Tony Curtis and Janet Leigh with their daughters Kelly, 2, and newborn Jamie Lee in Hollywood on Jan. 16, 1959. Curtis died Wednesday of cardiac arrest at his Las Vegas-area home. (Associated Press)

Tony Curtis, perhaps best known for roles in classic Hollywood fare like Billy Wilder's Some Like It Hot and Stanley Kubrick's Spartacus, has died at age 85.

The Hollywood star-turned-painter died of cardiac arrest at his Las Vegas-area home Wednesday, at 9:25 p.m. local time, according to Mike Murphy, coroner of Clark County, Nev.

Curtis, who was hospitalized this summer after suffering breathing problems during an exhibition of his artwork in Henderson, Nev., battled a near-fatal bout of pneumonia in late 2006. He also underwent heart bypass surgery in 1994.

"My father leaves behind a legacy of great performances in movies, and in his paintings and assemblages," Jamie Lee Curtis said in a statement Thursday.

"He leaves behind children and their families who loved him and respected him, and a wife and in-laws who were devoted to him. He also leaves behind fans all over the world."


Tony Curtis, left, and Jack Lemmon portray crime witnesses on the run from the mob in Billy Wilder's cross-dressing farce Some Like It Hot. ((MGM Studios/Getty Images))

The Bronx-born actor, son of Hungarian-Jewish immigrants, became enamoured with performance and film as a child. After a stint in the navy during the Second World War, he returned to New York to study acting and began working in local theatre.

When he eventually signed with Hollywood studio Universal at age 23, Curtis was forced to adopt a new name because the studio felt his real one — Bernard Schwartz — was too Jewish.

Though his early roles were largely lighthearted gigs that highlighted his heartthrob good looks, Curtis graduated to more substantial fare in the late 1950s and early '60s.

He began receiving acclaim with his turn as a scheming press agent in 1957's Sweet Smell of Success. He followed it with films such as the prison escape drama The Defiant Ones (with his role as a racist convict, opposite Sidney Poitier, leading to the only Oscar nomination of Curtis's career), the ancient Roman historical drama Spartacus, the wartime medical drama Captain Newman, M.D. and Wilder's acclaimed cross-dressing farce Some Like It Hot.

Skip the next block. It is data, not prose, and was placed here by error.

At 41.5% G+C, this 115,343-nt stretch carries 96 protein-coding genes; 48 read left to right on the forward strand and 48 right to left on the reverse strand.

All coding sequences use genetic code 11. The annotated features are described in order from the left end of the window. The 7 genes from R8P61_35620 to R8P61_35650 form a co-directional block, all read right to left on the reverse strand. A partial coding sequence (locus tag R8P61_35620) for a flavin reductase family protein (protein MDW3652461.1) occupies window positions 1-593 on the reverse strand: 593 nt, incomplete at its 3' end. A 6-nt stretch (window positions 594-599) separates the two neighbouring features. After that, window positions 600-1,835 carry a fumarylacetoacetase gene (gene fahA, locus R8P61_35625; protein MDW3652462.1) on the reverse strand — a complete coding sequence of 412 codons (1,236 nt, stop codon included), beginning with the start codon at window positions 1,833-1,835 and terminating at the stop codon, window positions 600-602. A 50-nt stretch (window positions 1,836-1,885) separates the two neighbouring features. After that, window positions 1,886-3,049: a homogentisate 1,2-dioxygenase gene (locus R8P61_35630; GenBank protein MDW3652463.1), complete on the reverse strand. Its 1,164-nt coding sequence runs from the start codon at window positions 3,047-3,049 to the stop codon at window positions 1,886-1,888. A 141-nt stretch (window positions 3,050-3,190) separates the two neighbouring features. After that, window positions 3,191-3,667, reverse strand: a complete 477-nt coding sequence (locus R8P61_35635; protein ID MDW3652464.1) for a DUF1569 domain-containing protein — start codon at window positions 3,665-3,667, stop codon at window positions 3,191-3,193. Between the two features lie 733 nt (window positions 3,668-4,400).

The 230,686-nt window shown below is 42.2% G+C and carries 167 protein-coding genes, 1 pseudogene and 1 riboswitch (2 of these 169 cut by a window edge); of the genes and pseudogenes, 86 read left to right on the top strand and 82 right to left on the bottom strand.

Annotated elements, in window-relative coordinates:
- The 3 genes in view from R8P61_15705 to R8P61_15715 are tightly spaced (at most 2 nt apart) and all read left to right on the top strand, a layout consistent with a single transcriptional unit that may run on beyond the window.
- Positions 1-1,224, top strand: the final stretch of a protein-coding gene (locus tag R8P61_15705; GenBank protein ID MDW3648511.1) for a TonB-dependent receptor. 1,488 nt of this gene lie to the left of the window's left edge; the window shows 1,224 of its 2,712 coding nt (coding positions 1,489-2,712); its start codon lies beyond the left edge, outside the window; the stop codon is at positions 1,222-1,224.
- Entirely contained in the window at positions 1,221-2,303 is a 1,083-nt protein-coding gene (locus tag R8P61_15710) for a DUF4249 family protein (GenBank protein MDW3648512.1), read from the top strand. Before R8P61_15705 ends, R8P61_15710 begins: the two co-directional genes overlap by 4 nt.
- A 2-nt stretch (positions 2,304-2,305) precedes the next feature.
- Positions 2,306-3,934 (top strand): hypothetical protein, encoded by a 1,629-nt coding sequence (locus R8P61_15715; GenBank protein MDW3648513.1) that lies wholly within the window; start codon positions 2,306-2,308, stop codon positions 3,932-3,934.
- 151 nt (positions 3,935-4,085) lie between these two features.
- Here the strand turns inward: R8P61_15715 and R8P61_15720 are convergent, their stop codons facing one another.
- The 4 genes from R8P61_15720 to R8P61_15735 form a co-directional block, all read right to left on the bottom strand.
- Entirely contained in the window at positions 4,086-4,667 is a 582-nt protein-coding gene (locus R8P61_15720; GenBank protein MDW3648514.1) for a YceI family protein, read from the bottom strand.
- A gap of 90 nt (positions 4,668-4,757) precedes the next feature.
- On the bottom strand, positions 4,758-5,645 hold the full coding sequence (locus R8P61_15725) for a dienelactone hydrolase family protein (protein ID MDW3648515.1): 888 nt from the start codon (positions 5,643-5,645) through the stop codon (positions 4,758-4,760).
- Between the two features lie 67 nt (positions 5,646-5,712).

'I'm not ready to settle down like an elderly Jewish gentleman, sitting on a bench and leaning on a cane...I've got a helluva lot of living to do.'

—Tony Curtis, at age 60

In 2000, the American Film Institute named Some Like It Hot, which co-starred Jack Lemmon and Marilyn Monroe, its No.1 American comedy of all time.

Though Curtis initially bristled over co-star Monroe's tardiness and other unprofessionalism on the set of the comedy (including famously telling a reporter that their romantic scenes were "like kissing Hitler"), in his later years he softened his stance and praised her talent.

Other credits include the films The Outsider, Taras Bulba, Sex and the Single Girl and The Boston Strangler, and TV roles in The Persuaders, McCoy and The Flintstones (as Stony Curtis). He also occasionally joined touring stage productions of Some Like It Hot in later years.

Waning career led to addiction

Curtis would eventually appear in more than 140 films, though his waning career in the late 1960s and '70s sparked a drug and alcohol addiction.

"From 22 to about 37, I was lucky," Curtis told Interview magazine in the 1980s.


Tony Curtis waves to photographers during an appearance at Grauman's Chinese Theater in Hollywood in April. ((Frederick M. Brown/Getty Images))

"By the middle '60s, I wasn't getting the kind of parts I wanted, and it kind of soured me…. But I had to go through the drug inundation before I was able to come to grips with it and realize that it had nothing to do with me, that people weren't picking on me."

He later overcame his addiction in the early '80s, which allowed him to return to film and TV roles as a character actor. The brash performer also took up painting and found success, with his colourful surrealist canvasses sold for as much as $20,000 US.

"I'm not ready to settle down like an elderly Jewish gentleman, sitting on a bench and leaning on a cane," Curtis said in an interview at age 60.

"I've got a helluva lot of living to do."

As a rising young star, Curtis married actress Janet Leigh in 1951. They had two daughters — Kelly and Jamie Lee — though the couple ultimately divorced in 1963.

He would marry again five more times (to Christine Kaufmann, Leslie Allen, Andria Savio, Lisa Deutsch and Jill Vandenberg) and father three more children (Alexandra, Allegra and Nicholas, who died of a drug overdose in 1994).

Curtis published several books, including his autobiography in 1993. He followed it, more recently, with 2008's American Prince: A Memoir and The Making of Some Like It Hot: My Memories of Marilyn Monroe and the Classic American Movie, released in 2009. 

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With files from The Associated Press